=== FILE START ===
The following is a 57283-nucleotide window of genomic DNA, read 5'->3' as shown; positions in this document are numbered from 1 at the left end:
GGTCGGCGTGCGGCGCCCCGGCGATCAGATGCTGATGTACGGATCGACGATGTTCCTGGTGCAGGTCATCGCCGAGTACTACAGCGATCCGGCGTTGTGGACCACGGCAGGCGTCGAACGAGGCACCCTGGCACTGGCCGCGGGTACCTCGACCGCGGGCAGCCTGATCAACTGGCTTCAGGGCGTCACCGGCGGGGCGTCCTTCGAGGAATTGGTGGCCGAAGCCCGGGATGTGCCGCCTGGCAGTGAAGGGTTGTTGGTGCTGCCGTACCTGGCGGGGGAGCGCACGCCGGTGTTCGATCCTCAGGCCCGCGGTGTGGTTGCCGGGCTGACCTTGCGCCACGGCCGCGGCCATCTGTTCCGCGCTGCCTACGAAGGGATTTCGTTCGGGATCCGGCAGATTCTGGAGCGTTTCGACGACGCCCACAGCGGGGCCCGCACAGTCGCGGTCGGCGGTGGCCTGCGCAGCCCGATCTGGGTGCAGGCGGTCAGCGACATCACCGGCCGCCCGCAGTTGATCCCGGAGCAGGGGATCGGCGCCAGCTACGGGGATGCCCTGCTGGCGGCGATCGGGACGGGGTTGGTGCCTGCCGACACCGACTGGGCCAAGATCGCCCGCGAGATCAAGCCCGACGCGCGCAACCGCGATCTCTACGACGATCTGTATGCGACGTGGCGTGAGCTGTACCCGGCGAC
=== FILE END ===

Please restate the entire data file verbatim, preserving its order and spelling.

The following is a 57283-nucleotide window of genomic DNA, read 5'->3' as shown; positions in this document are numbered from 1 at the left end:
GGTCGGCGTGCGGCGCCCCGGCGATCAGATGCTGATGTACGGATCGACGATGTTCCTGGTGCAGGTCATCGCCGAGTACTACAGCGATCCGGCGTTGTGGACCACGGCAGGCGTCGAACGAGGCACCCTGGCACTGGCCGCGGGTACCTCGACCGCGGGCAGCCTGATCAACTGGCTTCAGGGCGTCACCGGCGGGGCGTCCTTCGAGGAATTGGTGGCCGAAGCCCGGGATGTGCCGCCTGGCAGTGAAGGGTTGTTGGTGCTGCCGTACCTGGCGGGGGAGCGCACGCCGGTGTTCGATCCTCAGGCCCGCGGTGTGGTTGCCGGGCTGACCTTGCGCCACGGCCGCGGCCATCTGTTCCGCGCTGCCTACGAAGGGATTTCGTTCGGGATCCGGCAGATTCTGGAGCGTTTCGACGACGCCCACAGCGGGGCCCGCACAGTCGCGGTCGGCGGTGGCCTGCGCAGCCCGATCTGGGTGCAGGCGGTCAGCGACATCACCGGCCGCCCGCAGTTGATCCCGGAGCAGGGGATCGGCGCCAGCTACGGGGATGCCCTGCTGGCGGCGATCGGGACGGGGTTGGTGCCTGCCGACACCGACTGGGCCAAGATCGCCCGCGAGATCAAGCCCGACGCGCGCAACCGCGATCTCTACGACGATCTGTATGCGACGTGGCGTGAGCTGTACCCGGCGAC